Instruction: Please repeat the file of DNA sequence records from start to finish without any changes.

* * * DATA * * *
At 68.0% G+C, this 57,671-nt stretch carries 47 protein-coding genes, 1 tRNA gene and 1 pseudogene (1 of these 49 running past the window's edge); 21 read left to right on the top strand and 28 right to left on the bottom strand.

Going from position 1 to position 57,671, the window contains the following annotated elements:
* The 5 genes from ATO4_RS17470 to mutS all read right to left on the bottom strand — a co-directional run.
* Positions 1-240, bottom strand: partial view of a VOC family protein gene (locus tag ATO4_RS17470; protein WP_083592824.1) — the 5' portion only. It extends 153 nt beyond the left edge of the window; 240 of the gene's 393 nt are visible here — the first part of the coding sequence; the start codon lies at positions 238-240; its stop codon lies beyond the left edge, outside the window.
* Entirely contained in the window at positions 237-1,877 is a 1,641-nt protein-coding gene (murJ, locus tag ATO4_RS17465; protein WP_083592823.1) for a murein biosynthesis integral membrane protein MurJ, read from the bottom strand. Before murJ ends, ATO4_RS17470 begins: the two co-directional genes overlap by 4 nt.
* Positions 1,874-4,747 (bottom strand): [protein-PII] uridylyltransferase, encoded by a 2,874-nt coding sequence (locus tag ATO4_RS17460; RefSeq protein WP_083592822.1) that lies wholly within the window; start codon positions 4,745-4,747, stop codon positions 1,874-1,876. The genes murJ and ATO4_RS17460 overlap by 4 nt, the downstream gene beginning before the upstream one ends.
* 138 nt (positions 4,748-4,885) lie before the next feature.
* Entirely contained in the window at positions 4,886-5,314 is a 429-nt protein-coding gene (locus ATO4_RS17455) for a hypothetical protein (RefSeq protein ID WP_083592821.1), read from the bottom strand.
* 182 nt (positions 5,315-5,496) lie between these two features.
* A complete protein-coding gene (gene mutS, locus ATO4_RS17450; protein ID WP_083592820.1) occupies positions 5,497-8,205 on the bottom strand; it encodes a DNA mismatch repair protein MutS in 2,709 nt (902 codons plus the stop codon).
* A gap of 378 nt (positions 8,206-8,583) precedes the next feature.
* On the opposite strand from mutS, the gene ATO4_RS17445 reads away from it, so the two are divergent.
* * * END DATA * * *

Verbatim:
At 68.0% G+C, this 57,671-nt stretch carries 47 protein-coding genes, 1 tRNA gene and 1 pseudogene (1 of these 49 running past the window's edge); 21 read left to right on the top strand and 28 right to left on the bottom strand.

Going from position 1 to position 57,671, the window contains the following annotated elements:
* The 5 genes from ATO4_RS17470 to mutS all read right to left on the bottom strand — a co-directional run.
* Positions 1-240, bottom strand: partial view of a VOC family protein gene (locus tag ATO4_RS17470; protein WP_083592824.1) — the 5' portion only. It extends 153 nt beyond the left edge of the window; 240 of the gene's 393 nt are visible here — the first part of the coding sequence; the start codon lies at positions 238-240; its stop codon lies beyond the left edge, outside the window.
* Entirely contained in the window at positions 237-1,877 is a 1,641-nt protein-coding gene (murJ, locus tag ATO4_RS17465; protein WP_083592823.1) for a murein biosynthesis integral membrane protein MurJ, read from the bottom strand. Before murJ ends, ATO4_RS17470 begins: the two co-directional genes overlap by 4 nt.
* Positions 1,874-4,747 (bottom strand): [protein-PII] uridylyltransferase, encoded by a 2,874-nt coding sequence (locus tag ATO4_RS17460; RefSeq protein WP_083592822.1) that lies wholly within the window; start codon positions 4,745-4,747, stop codon positions 1,874-1,876. The genes murJ and ATO4_RS17460 overlap by 4 nt, the downstream gene beginning before the upstream one ends.
* 138 nt (positions 4,748-4,885) lie before the next feature.
* Entirely contained in the window at positions 4,886-5,314 is a 429-nt protein-coding gene (locus ATO4_RS17455) for a hypothetical protein (RefSeq protein ID WP_083592821.1), read from the bottom strand.
* 182 nt (positions 5,315-5,496) lie between these two features.
* A complete protein-coding gene (gene mutS, locus ATO4_RS17450; protein ID WP_083592820.1) occupies positions 5,497-8,205 on the bottom strand; it encodes a DNA mismatch repair protein MutS in 2,709 nt (902 codons plus the stop codon).
* A gap of 378 nt (positions 8,206-8,583) precedes the next feature.
* On the opposite strand from mutS, the gene ATO4_RS17445 reads away from it, so the two are divergent.